The Head of Employment Law at a London firm has said the case against Tesco for equal pay should come as no surprise but merits careful consideration for other businesses.
Donna Martin, a Partner at Mackrell Turner Garrett, has pointed to several cases and articles where the issue of equal pay between male and female workers and those doing jobs of similar value have highlighted the issue before.
Her warning comes after it was revealed that Tesco may be facing a potential equal pay claim worth up to £4 billion, following legal action taken by female members of staff.
So far more than 1,000 staff members are understood to have contacted solicitors to take action against the retailer after it was found that male staff in the store’s depots were receiving an hourly rate as high as £11 an hour, while female staff in-store were only receiving around £8.
Despite doing different jobs, the claimants argue that the work they conducted was of equal value and included handling stock in a similar fashion along with other duties.
While it will be up to a tribunal, involving 100 workers, to decide whether the work is of equal value, the law has been quite clear in this area since 1984, when the Equal Pay Act (the Act) was amended following a landmark case brought by an employee of the Cammell Laird shipyard in Birkenhead.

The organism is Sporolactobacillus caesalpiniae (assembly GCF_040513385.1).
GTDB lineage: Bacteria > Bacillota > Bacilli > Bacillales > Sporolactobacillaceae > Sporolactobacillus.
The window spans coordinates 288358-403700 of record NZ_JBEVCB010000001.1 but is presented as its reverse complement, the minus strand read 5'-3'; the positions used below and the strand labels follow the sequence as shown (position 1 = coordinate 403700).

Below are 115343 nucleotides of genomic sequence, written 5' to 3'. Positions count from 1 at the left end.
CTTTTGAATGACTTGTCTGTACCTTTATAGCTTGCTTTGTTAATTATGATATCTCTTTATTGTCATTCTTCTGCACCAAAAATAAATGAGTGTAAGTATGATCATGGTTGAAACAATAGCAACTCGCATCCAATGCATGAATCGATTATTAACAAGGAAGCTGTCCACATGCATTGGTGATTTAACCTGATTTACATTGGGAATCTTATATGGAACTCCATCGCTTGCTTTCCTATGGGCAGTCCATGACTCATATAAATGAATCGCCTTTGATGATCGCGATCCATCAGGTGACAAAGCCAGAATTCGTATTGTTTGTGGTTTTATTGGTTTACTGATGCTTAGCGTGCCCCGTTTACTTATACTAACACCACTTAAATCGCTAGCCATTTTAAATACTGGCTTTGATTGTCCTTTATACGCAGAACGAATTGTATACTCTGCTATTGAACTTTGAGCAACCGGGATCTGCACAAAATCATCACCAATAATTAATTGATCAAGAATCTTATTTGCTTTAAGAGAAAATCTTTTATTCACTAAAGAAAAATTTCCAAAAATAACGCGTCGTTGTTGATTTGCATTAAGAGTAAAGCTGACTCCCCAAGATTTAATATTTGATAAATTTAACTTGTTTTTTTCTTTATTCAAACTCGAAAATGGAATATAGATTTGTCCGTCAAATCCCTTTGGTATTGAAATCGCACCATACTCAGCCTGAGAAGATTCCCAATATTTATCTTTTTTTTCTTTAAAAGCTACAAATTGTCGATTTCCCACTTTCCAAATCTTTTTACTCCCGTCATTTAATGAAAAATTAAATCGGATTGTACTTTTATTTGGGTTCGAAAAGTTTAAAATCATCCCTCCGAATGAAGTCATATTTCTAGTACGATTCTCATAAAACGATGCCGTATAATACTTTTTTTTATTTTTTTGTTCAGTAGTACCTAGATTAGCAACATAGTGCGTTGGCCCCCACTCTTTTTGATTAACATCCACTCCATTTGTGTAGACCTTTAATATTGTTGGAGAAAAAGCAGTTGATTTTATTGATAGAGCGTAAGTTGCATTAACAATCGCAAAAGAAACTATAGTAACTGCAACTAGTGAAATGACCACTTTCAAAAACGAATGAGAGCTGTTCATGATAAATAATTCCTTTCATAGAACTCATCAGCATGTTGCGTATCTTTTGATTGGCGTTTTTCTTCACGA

Looking at the latest action, Donna said: “It is surprising that Tesco has been caught so unawares on equal pay.
“They, like all other employers, have had more than three decades to follow legislative changes to the Act, but have failed to protect themselves and are therefore likely to face a significant bill if the claim is successful.”
She said that she had pointed out a similar case in 2016 on her firm’s website where 9,500 women who worked at Asda on the shop floor had won a claim at a tribunal to be paid equally to higher paid men who work at warehouses – a decision that Asda is currently appealing.
“We must not forget that while action in both these cases has been taken by women it is also likely to affect thousands of male employees who find themselves in the same roles,” added Donna.
“If reports are to be believed then some 200,000 employees at Tesco could be eligible to bring a claim. It may be too late for Tesco to remedy this situation, but there are likely to be hundreds of businesses out there who have similar pay practices within their organisation whether they openly know it or not.”
She is recommending that firm’s review their current pay practices immediately to see whether or not they are inadvertently opening themselves up to a claim under the Act.
“Do not hesitate, act now and seek professional assistance if you need it. Claims such as these are not only costly, but they could have a significant impact on your company’s reputation,” concluded Donna.